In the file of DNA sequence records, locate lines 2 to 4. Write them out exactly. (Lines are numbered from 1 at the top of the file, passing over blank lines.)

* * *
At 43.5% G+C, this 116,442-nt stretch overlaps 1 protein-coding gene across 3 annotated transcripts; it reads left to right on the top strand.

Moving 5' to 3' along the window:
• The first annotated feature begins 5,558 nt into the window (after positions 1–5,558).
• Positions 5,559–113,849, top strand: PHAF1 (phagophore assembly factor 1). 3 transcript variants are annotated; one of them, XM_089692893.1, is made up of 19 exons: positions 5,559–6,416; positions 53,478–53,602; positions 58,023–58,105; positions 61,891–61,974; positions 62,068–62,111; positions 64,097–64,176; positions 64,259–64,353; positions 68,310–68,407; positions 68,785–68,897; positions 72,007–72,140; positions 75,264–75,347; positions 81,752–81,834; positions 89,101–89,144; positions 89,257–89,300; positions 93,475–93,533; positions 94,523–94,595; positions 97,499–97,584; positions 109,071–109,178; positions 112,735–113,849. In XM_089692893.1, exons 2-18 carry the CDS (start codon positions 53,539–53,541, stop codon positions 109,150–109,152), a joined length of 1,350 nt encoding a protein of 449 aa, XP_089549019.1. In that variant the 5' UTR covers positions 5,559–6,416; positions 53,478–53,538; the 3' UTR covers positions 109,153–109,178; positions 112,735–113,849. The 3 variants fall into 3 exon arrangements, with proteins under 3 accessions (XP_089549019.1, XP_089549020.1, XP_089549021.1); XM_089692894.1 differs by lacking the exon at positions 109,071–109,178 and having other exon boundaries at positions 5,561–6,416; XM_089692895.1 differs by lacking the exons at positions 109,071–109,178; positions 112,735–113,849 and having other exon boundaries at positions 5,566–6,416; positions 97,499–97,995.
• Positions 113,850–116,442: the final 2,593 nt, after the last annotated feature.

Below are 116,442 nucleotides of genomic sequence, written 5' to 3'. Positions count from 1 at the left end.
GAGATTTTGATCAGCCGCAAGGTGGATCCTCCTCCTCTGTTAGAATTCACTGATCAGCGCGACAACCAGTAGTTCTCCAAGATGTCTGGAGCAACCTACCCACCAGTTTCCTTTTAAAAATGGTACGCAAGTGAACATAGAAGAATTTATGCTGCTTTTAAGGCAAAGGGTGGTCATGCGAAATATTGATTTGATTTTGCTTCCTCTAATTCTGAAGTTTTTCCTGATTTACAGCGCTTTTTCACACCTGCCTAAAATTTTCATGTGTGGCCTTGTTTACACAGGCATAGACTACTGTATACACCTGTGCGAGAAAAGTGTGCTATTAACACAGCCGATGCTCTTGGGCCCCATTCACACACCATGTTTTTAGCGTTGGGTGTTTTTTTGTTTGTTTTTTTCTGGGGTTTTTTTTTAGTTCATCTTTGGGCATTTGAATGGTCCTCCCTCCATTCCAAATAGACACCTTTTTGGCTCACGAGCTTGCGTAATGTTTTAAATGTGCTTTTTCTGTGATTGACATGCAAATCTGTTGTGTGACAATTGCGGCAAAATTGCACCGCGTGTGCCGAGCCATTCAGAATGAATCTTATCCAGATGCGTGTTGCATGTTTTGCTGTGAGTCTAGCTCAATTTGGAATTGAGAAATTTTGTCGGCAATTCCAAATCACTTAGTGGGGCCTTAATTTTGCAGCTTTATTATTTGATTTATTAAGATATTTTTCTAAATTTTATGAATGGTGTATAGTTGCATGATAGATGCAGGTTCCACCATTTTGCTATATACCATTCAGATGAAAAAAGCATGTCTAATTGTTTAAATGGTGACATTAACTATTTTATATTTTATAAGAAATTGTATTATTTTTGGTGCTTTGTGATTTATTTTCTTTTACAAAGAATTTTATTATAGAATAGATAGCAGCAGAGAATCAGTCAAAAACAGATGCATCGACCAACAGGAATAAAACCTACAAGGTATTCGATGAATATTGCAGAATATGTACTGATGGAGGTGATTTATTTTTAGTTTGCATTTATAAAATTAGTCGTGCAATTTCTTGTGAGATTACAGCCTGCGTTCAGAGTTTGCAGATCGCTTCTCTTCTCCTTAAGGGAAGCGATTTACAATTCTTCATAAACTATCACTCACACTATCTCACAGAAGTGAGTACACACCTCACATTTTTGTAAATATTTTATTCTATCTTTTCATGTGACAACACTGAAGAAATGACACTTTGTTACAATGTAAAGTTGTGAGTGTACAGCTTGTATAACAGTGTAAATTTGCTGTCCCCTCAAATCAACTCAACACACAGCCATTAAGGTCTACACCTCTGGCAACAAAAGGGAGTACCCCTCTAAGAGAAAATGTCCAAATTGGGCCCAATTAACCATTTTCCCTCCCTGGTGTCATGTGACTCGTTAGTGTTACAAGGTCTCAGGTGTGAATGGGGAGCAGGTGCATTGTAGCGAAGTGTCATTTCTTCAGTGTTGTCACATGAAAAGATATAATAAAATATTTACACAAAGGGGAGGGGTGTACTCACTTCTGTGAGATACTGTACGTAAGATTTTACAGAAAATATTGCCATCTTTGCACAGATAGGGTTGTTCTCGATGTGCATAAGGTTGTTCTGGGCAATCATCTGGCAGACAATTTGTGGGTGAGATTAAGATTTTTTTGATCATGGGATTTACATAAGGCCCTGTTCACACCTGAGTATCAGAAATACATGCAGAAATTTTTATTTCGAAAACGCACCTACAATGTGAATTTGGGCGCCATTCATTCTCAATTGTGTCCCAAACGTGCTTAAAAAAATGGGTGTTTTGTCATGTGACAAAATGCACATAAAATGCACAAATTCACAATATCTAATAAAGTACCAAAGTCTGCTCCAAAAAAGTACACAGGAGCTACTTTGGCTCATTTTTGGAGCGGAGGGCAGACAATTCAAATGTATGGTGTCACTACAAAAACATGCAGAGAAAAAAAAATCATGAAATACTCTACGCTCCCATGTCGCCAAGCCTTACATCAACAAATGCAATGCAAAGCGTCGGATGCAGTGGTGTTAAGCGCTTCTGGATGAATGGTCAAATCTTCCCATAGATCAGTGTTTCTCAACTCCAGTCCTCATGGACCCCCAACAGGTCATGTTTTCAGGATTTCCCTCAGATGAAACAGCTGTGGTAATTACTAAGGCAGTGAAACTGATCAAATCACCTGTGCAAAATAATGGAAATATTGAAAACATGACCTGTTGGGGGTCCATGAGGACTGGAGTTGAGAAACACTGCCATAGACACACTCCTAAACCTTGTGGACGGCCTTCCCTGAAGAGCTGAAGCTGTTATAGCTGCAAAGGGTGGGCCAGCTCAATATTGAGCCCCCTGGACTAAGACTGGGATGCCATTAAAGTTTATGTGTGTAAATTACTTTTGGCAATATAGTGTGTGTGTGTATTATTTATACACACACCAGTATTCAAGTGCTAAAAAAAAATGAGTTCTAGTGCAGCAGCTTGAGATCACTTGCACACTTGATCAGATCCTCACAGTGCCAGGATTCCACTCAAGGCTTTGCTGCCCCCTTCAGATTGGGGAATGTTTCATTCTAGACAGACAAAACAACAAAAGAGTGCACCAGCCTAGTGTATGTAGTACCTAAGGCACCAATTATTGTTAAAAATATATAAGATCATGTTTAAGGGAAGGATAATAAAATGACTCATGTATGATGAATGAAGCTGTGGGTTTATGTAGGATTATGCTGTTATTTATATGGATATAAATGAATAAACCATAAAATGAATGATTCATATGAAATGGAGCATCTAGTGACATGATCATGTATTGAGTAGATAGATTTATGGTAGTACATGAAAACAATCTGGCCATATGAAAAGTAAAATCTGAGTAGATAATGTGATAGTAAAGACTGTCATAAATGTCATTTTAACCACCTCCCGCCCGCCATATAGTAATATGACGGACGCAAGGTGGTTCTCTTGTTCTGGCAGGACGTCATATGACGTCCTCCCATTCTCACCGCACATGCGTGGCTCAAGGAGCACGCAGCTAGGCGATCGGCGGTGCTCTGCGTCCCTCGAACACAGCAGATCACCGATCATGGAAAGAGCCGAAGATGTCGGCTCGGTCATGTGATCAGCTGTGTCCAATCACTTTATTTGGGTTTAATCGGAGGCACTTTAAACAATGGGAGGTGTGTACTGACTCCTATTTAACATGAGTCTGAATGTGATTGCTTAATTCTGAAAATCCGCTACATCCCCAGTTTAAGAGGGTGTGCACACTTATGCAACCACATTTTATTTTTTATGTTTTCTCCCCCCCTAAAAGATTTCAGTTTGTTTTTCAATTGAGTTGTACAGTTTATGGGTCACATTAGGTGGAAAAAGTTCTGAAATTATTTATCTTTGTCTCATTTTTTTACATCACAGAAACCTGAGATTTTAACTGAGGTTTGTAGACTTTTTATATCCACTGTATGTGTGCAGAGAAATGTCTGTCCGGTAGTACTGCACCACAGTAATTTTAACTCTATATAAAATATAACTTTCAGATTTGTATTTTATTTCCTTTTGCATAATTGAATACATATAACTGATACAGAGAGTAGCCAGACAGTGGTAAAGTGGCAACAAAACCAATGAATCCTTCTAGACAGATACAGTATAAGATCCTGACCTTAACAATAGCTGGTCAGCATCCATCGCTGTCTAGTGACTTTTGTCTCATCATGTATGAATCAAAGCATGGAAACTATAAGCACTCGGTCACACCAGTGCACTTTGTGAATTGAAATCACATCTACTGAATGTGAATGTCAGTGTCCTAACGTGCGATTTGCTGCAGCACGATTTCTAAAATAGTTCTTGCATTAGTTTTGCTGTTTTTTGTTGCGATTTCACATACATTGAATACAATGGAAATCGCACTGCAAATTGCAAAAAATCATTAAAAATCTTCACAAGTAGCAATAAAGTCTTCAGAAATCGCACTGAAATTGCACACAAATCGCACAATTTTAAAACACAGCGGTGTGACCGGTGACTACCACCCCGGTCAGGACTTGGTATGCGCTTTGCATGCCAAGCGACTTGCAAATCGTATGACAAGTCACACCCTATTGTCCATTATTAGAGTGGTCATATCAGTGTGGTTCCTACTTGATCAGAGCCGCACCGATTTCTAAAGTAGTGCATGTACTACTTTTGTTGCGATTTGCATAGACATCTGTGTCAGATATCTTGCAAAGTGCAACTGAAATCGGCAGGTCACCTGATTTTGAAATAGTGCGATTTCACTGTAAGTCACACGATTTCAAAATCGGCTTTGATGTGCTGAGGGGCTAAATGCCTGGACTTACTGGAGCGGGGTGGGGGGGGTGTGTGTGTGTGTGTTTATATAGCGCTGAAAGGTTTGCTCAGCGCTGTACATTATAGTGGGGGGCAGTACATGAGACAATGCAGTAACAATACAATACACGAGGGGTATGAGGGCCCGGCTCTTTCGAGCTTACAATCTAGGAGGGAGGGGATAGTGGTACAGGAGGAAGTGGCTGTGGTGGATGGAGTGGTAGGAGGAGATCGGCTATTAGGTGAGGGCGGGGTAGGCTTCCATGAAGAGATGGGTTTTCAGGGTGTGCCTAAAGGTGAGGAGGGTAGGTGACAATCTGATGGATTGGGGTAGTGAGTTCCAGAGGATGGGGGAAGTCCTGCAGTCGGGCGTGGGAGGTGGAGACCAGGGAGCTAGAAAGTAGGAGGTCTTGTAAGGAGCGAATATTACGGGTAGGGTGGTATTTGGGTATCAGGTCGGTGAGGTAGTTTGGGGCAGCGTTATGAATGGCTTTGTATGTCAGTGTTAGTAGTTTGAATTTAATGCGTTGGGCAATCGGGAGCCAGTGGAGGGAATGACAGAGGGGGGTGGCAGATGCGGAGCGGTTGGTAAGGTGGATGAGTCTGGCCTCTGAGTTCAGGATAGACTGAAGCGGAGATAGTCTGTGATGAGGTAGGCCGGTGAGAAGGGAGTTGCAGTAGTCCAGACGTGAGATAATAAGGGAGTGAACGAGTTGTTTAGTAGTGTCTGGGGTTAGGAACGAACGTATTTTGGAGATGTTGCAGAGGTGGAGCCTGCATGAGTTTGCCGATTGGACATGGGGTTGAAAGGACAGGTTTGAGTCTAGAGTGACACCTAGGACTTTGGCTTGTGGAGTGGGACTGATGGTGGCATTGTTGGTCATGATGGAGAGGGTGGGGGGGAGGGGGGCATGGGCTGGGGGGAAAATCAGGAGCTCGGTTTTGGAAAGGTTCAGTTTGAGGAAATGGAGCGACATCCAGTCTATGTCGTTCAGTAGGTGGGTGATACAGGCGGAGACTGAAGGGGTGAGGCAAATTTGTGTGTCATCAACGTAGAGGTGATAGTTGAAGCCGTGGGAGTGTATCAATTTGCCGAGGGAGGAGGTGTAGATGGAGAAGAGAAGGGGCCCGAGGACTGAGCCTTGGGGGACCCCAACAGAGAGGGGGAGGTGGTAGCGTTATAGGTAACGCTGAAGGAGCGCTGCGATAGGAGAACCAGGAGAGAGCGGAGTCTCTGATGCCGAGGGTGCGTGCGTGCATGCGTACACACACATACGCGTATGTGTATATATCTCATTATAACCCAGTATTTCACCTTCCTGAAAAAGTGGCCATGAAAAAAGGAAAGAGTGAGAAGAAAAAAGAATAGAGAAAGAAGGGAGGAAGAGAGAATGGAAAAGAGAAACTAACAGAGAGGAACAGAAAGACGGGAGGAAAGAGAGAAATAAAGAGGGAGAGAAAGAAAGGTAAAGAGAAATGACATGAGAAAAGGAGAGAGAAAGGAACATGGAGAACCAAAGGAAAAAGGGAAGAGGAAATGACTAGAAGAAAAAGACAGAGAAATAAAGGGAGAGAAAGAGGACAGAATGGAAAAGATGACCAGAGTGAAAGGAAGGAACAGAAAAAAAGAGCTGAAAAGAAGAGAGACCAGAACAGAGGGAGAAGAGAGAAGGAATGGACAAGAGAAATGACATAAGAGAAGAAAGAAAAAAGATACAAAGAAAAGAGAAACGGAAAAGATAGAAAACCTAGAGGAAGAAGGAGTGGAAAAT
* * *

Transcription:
Moving 5' to 3' along the window:
• The first annotated feature begins 5,558 nt into the window (after positions 1–5,558).
• Positions 5,559–113,849, top strand: PHAF1 (phagophore assembly factor 1). 3 transcript variants are annotated; one of them, XM_089692893.1, is made up of 19 exons: positions 5,559–6,416; positions 53,478–53,602; positions 58,023–58,105; positions 61,891–61,974; positions 62,068–62,111; positions 64,097–64,176; positions 64,259–64,353; positions 68,310–68,407; positions 68,785–68,897; positions 72,007–72,140; positions 75,264–75,347; positions 81,752–81,834; positions 89,101–89,144; positions 89,257–89,300; positions 93,475–93,533; positions 94,523–94,595; positions 97,499–97,584; positions 109,071–109,178; positions 112,735–113,849. In XM_089692893.1, exons 2-18 carry the CDS (start codon positions 53,539–53,541, stop codon positions 109,150–109,152), a joined length of 1,350 nt encoding a protein of 449 aa, XP_089549019.1. In that variant the 5' UTR covers positions 5,559–6,416; positions 53,478–53,538; the 3' UTR covers positions 109,153–109,178; positions 112,735–113,849. The 3 variants fall into 3 exon arrangements, with proteins under 3 accessions (XP_089549019.1, XP_089549020.1, XP_089549021.1); XM_089692894.1 differs by lacking the exon at positions 109,071–109,178 and having other exon boundaries at positions 5,561–6,416; XM_089692895.1 differs by lacking the exons at positions 109,071–109,178; positions 112,735–113,849 and having other exon boundaries at positions 5,566–6,416; positions 97,499–97,995.